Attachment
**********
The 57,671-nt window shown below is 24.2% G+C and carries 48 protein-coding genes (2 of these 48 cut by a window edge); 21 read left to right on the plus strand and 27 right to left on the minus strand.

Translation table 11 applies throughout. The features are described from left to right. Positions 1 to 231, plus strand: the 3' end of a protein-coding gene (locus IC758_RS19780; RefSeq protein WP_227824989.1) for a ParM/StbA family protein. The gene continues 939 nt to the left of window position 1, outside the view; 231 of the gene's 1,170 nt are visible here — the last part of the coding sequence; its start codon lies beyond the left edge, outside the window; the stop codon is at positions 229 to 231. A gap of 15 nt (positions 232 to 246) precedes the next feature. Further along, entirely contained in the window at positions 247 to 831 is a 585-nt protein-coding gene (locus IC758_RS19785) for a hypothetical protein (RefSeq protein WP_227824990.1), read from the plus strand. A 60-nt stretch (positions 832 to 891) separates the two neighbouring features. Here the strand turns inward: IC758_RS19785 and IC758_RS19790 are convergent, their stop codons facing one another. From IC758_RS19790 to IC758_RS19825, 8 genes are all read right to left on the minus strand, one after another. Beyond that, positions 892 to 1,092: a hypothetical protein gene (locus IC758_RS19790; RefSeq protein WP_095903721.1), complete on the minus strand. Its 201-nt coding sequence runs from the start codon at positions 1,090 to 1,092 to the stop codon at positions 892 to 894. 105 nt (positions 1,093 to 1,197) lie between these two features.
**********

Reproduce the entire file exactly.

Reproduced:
The 57,671-nt window shown below is 24.2% G+C and carries 48 protein-coding genes (2 of these 48 cut by a window edge); 21 read left to right on the plus strand and 27 right to left on the minus strand.

Translation table 11 applies throughout. The features are described from left to right. Positions 1 to 231, plus strand: the 3' end of a protein-coding gene (locus IC758_RS19780; RefSeq protein WP_227824989.1) for a ParM/StbA family protein. The gene continues 939 nt to the left of window position 1, outside the view; 231 of the gene's 1,170 nt are visible here — the last part of the coding sequence; its start codon lies beyond the left edge, outside the window; the stop codon is at positions 229 to 231. A gap of 15 nt (positions 232 to 246) precedes the next feature. Further along, entirely contained in the window at positions 247 to 831 is a 585-nt protein-coding gene (locus IC758_RS19785) for a hypothetical protein (RefSeq protein WP_227824990.1), read from the plus strand. A 60-nt stretch (positions 832 to 891) separates the two neighbouring features. Here the strand turns inward: IC758_RS19785 and IC758_RS19790 are convergent, their stop codons facing one another. From IC758_RS19790 to IC758_RS19825, 8 genes are all read right to left on the minus strand, one after another. Beyond that, positions 892 to 1,092: a hypothetical protein gene (locus IC758_RS19790; RefSeq protein WP_095903721.1), complete on the minus strand. Its 201-nt coding sequence runs from the start codon at positions 1,090 to 1,092 to the stop codon at positions 892 to 894. 105 nt (positions 1,093 to 1,197) lie between these two features.